In 1965 Godard produced "Pierrot le fou." It is a story of a man who escapes his predictable life and the Mediterranean with the lovely Marianne. All is well until Marianne, like Charlie's brother, is being chased by hit-men. And, following the theme of Breathless, the two lead an unconventional life on the lam. The couple, played by Belmondo and Karina, is dynamic and definitely have chemistry but are too contemporary and rule-breaking to be committed in any meaningful way. The lines between them are unreal and artistic as seen in this exchange, "Why do you look so sad? Because you speak to me in words and I look at you with feelings." As in Breathless, Godard chooses removed long-shots of action sequences but offers more substance in this plot. Perhaps because the main characters are older, their love seems more tortured than teasing. Similar to "400 Blows," Godard plays keep away with the realization of happiness, though his characters are dealing with a wider range of emotion and thought.
[Note: Could add personal thoughts as a conclusion]
Polish immigrants have always been an integral part of the melting pot of America. Indeed, a Polish War Hero named Casimir Pulaski was granted a legion of men during the Revolutionary War. This particular immigrant was partially responsible for a victory over ritish troops in Charleston. He would later die in battle, defending the newly formed country. Stories of this particular immigrant have trickled down through the years. Many of the newly arrived Poles saw Pulaski as a hero, someone to emulate - a true Polish-American hero.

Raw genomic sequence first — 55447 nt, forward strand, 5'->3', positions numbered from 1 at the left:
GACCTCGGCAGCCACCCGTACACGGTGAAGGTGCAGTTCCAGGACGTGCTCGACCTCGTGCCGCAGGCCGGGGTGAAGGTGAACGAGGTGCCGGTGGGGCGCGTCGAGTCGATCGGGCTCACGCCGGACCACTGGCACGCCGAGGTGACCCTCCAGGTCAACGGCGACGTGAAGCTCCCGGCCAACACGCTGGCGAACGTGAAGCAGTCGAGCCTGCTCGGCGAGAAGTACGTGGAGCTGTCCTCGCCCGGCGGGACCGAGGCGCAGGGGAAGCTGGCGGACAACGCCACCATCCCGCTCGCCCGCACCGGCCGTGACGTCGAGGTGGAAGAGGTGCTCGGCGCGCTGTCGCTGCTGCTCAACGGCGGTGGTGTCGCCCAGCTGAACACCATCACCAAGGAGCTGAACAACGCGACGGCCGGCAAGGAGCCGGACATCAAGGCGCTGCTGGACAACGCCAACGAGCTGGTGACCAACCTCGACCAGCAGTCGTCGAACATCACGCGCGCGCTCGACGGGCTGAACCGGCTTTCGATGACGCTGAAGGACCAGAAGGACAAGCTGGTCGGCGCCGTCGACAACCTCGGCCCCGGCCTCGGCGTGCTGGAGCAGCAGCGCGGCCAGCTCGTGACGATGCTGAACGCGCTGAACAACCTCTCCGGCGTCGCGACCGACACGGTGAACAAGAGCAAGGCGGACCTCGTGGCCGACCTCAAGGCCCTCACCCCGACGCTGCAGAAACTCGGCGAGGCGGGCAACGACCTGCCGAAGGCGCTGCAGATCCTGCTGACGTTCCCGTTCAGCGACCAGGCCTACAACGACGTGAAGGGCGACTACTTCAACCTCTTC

After the last shots of the Civil War were fired, a new era began in the United States, an era of emigration. etween 1865 and 1900 over thirty-five million immigrants sought refuge within the United States. A tremendous number of these immigrants came from the faltering nation of Poland.
In the late seventeen hundreds and then throughout the eighteen hundreds, Poland was systematically dismantled. The…
The Second Generation's New Ethnic Identity." Polish-American Folklore. http://wings.buffalo.edu/info-poland/DAS.html
Chicago's Northwest Polish Community." Chicago Historical Society. www.chicagohs.org/global/ipugh0613.html
Parot, Joseph John. "Historical Research and Narrative." Multicultural Difficulties in Chicago's Polish Catholic Community. http://www.lib.niu.edu/ipo/iht629923.html
Lorys, Jan. "Polonia Rich in History." Chicago Sun-Times. http://suntimes.com/century/m1917.html